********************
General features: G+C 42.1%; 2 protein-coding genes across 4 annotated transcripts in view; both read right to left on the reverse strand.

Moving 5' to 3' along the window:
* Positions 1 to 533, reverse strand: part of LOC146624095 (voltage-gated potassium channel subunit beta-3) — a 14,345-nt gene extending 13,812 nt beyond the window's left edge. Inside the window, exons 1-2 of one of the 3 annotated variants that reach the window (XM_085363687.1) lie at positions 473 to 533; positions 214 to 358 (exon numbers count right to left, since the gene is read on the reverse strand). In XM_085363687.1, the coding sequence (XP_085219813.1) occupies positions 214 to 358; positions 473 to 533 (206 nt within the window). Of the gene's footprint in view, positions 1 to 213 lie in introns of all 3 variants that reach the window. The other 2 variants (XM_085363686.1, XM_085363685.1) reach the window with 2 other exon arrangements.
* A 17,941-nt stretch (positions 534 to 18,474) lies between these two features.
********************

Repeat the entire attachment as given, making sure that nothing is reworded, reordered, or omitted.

General features: G+C 42.1%; 2 protein-coding genes across 4 annotated transcripts in view; both read right to left on the reverse strand.

Moving 5' to 3' along the window:
* Positions 1 to 533, reverse strand: part of LOC146624095 (voltage-gated potassium channel subunit beta-3) — a 14,345-nt gene extending 13,812 nt beyond the window's left edge. Inside the window, exons 1-2 of one of the 3 annotated variants that reach the window (XM_085363687.1) lie at positions 473 to 533; positions 214 to 358 (exon numbers count right to left, since the gene is read on the reverse strand). In XM_085363687.1, the coding sequence (XP_085219813.1) occupies positions 214 to 358; positions 473 to 533 (206 nt within the window). Of the gene's footprint in view, positions 1 to 213 lie in introns of all 3 variants that reach the window. The other 2 variants (XM_085363686.1, XM_085363685.1) reach the window with 2 other exon arrangements.
* A 17,941-nt stretch (positions 534 to 18,474) lies between these two features.